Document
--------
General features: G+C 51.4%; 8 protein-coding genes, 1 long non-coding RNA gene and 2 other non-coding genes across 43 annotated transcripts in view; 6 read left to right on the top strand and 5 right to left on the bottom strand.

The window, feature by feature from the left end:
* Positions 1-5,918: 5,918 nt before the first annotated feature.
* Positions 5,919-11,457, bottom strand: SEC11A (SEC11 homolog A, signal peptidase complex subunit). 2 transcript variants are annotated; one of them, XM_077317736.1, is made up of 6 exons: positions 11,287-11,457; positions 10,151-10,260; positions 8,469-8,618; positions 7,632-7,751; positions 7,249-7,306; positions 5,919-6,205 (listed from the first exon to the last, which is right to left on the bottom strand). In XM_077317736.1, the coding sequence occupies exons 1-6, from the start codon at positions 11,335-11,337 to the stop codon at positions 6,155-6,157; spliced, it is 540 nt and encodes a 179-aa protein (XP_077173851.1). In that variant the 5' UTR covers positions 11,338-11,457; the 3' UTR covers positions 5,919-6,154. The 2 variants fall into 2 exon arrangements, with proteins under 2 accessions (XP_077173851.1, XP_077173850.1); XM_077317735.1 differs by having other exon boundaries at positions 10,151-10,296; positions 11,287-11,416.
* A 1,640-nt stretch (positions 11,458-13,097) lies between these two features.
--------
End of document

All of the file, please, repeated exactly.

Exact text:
General features: G+C 51.4%; 8 protein-coding genes, 1 long non-coding RNA gene and 2 other non-coding genes across 43 annotated transcripts in view; 6 read left to right on the top strand and 5 right to left on the bottom strand.

The window, feature by feature from the left end:
* Positions 1-5,918: 5,918 nt before the first annotated feature.
* Positions 5,919-11,457, bottom strand: SEC11A (SEC11 homolog A, signal peptidase complex subunit). 2 transcript variants are annotated; one of them, XM_077317736.1, is made up of 6 exons: positions 11,287-11,457; positions 10,151-10,260; positions 8,469-8,618; positions 7,632-7,751; positions 7,249-7,306; positions 5,919-6,205 (listed from the first exon to the last, which is right to left on the bottom strand). In XM_077317736.1, the coding sequence occupies exons 1-6, from the start codon at positions 11,335-11,337 to the stop codon at positions 6,155-6,157; spliced, it is 540 nt and encodes a 179-aa protein (XP_077173851.1). In that variant the 5' UTR covers positions 11,338-11,457; the 3' UTR covers positions 5,919-6,154. The 2 variants fall into 2 exon arrangements, with proteins under 2 accessions (XP_077173851.1, XP_077173850.1); XM_077317735.1 differs by having other exon boundaries at positions 10,151-10,296; positions 11,287-11,416.
* A 1,640-nt stretch (positions 11,458-13,097) lies between these two features.